How Americans protect themselves from Christianity

How Americans protect themselves from Christianity January 14, 2016

Another brilliant analysis of the challenges facing American Christianity by James R. Rogers, Texas A&M Political Science professor and an LCMS layman.  This time he focuses on how and why Americans “armor” themselves from Christianity.  He analyzes how relativism works and quotes Allan Bloom on Americans’ “easy-going nihilism” and “nihilism without the abyss.”  He surveys how churches are already responding to these factors without much success and opens a discussion about what might be more effective.

From James R. Rogers, The Need for Epiphanic Evangelicalism | James R. Rogers | First Things:

Three oft-noted currents come together in elite (and, often, not-so-elite) American culture. First, admission into respectable society requires affirming the conundrum that, in truth, there is no truth. Secondly, an implication of the first current, one must be intolerant of those who are intolerant, with those who affirm objective truths included among those not to be tolerated.

The third current is that the broad swath of elite and middle America who hold the two affirmations above has no real inclination to live consistently with the affirmations they ostensibly hold: Middle- and upper-class class Americans get married, raise children, and teach their children, if not Christian virtues, then at least a set of bourgeois virtues calculated to promote their and their children’s success in today’s globalized labor markets.

These three currents are what I took Allan Bloom to describe years ago when he lamented what he described as Americans’ “easy-going nihilism,” that is, “nihilism without the abyss”: Affirming hard subjectivity as an objective truth, dismissing as intolerant those who insist that truth exists (excepting those who affirm the truth that there is no truth), all the while ignoring in the implications of one’s (inconsistent) intellectual commitments in day-to-day life.

But why? What’s the point of affirming inconsistent intellectual commitments, and then living inconsistently with those commitments?

I think much of the impetus for this intellectual and social Gordian knot stems from a desire to deflect the moral and soteriological claims of Christianity. (There are other reasons as well, but for another discussion.)

The desire is for a socially-acceptable rationale to reject inconvenient moral claims, meaning moral claims not instrumentally valuable for economic success. Sexual ethics are only the most obvious example, but one could tick off most of the Ten Commandments.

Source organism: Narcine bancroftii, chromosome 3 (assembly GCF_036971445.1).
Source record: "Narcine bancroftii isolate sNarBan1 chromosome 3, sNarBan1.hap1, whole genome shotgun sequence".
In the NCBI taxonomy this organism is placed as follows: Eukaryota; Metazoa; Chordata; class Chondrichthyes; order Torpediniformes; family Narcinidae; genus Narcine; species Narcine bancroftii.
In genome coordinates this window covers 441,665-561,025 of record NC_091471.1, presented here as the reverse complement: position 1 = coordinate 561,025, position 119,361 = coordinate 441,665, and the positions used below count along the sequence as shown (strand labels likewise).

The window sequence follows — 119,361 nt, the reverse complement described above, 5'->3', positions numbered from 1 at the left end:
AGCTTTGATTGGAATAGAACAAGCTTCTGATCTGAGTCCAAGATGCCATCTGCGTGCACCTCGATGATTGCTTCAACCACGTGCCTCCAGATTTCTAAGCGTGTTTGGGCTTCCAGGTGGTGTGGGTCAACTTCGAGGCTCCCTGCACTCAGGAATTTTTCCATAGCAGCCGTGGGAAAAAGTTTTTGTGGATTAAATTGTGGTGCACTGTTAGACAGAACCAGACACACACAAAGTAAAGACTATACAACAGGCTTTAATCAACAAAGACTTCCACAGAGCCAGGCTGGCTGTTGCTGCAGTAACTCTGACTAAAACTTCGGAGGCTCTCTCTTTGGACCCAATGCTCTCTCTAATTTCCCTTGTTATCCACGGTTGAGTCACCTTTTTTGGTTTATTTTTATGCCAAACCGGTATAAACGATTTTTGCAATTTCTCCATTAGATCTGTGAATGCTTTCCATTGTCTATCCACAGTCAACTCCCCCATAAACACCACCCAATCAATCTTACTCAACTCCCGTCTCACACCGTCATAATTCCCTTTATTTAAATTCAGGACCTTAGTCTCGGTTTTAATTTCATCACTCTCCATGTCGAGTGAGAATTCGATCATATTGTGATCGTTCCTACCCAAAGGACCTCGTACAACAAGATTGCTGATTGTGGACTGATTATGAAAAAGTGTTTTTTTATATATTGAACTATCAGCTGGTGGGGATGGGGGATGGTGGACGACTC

So there is the patina of an intellectual claim allowing a priori dismissal of religious truth claims—“all truth is relative”—there is the moral claim that seeks to silence and exclude—“if you affirm objective truth then you are perforce intolerant and therefore immoral”—combined with the easy-going neglect in daily life of the implications of the first two currents.

Speaking to this intellectual and social muddle is the challenge of the Church today.

One response is to succumb, and embrace the regnant relativism of much of elite American culture. Churches doing so largely just dissolve into that culture. After all, why get up on Sunday morning to learn there’s really no point to getting up on Sunday morning?

A second response is also a form of capitulation, although subtler. Seeker-friendly churches aspire to be instrumentally valuable to Americans imbued with the commitments described above. They tone down the Christ talk, tone down moral imperatives of a new life in Christ, amp up the music and ramp up the talk of “how to be a better you.” These churches may continue to attract congregants, but their message often reflects and resonates with this mindset more than challenging it.

A third response is to double down on established practices. The premise, a descriptively accurate one to my mind, is Evangelical churches experience the presence of Christ – epiphany – mainly through the sermon. According to this line of thought, the remedy to the subjectivist muddle is for the churches to preach better sermons – which is mainly suggested to mean the preaching of more doctrinally-substantive sermons.

I don’t disagree with the aspiration to improve sermons – I’m one of those Bible nerds who actually enjoys long, dense sermons. And I agree preaching and teaching the Word is a uniquely significant means by which the Word is made present.

What this view neglects, however, is the subjectivism in American society developed in large part as armor against the Word. The Bible calls this process “hardening one’s heart.”

To be sure, the Church must keep speaking. But I’d suggest that she needs to speak in a way that responds to the challenge that arose in large part to mute the bite of religious claims. The question, then, is how the Church can communicate credibly in light of this challenge; how can she reveal Jesus, provide a glimpse of the Kingdom, in a word, epiphany, in this muddled social and intellectual environment?

[Keep reading. . .]


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